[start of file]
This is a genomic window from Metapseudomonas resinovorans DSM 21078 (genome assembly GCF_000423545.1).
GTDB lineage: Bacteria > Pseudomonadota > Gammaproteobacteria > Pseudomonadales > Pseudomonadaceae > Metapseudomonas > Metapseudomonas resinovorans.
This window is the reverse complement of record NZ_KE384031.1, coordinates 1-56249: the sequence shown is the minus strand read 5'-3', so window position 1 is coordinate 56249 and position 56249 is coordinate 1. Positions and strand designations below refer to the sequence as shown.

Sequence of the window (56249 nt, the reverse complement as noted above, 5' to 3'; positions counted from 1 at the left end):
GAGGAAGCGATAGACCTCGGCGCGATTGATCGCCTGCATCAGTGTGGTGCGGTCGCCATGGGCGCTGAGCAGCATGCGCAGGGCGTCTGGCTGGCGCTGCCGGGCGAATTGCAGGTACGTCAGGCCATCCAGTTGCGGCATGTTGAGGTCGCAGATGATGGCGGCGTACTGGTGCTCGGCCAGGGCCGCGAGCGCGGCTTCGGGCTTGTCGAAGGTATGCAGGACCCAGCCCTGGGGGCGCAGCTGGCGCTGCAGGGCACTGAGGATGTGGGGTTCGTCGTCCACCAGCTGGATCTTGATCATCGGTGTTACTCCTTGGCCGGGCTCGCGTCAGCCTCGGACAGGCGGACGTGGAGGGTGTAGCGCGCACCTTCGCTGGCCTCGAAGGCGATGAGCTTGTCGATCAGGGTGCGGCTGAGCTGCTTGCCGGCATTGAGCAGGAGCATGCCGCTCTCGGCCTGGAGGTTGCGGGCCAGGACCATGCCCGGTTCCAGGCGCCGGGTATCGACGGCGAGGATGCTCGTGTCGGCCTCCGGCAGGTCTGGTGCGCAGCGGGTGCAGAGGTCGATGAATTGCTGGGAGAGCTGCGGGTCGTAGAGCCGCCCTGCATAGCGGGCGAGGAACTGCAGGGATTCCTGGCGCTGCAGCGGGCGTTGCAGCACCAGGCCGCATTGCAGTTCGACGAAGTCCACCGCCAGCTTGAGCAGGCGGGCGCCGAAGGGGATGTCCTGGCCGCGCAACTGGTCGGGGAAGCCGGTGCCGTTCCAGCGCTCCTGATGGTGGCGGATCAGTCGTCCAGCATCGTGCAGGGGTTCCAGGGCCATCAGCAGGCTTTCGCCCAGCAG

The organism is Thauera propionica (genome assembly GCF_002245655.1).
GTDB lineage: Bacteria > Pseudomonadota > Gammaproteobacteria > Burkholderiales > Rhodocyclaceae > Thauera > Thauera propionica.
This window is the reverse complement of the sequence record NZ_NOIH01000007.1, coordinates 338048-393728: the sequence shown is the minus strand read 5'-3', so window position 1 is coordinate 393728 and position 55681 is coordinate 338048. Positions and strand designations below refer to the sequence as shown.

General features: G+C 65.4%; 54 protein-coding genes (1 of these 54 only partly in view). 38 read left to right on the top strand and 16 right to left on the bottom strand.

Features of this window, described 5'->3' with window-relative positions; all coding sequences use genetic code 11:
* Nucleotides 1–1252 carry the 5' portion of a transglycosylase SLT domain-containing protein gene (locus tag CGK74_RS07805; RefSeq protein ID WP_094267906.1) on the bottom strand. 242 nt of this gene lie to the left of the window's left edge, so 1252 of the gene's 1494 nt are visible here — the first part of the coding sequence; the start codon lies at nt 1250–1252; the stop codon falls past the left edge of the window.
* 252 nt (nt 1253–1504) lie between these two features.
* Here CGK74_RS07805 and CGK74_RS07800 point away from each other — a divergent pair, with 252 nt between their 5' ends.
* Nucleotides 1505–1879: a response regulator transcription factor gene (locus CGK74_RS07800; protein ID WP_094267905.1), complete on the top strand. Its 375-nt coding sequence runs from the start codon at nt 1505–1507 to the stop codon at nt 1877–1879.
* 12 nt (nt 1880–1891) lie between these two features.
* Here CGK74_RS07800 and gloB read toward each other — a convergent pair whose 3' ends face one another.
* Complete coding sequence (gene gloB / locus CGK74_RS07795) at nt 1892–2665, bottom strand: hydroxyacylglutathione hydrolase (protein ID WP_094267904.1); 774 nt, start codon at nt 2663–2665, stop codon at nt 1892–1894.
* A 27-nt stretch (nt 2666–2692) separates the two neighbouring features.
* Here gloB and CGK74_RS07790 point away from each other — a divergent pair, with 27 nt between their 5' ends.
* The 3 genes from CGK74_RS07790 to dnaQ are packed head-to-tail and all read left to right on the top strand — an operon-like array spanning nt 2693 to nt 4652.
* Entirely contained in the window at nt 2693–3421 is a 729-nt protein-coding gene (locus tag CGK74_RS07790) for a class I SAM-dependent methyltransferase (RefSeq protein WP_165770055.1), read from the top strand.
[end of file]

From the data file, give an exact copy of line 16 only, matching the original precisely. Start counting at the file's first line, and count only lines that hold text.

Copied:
* Here CGK74_RS07800 and gloB read toward each other — a convergent pair whose 3' ends face one another.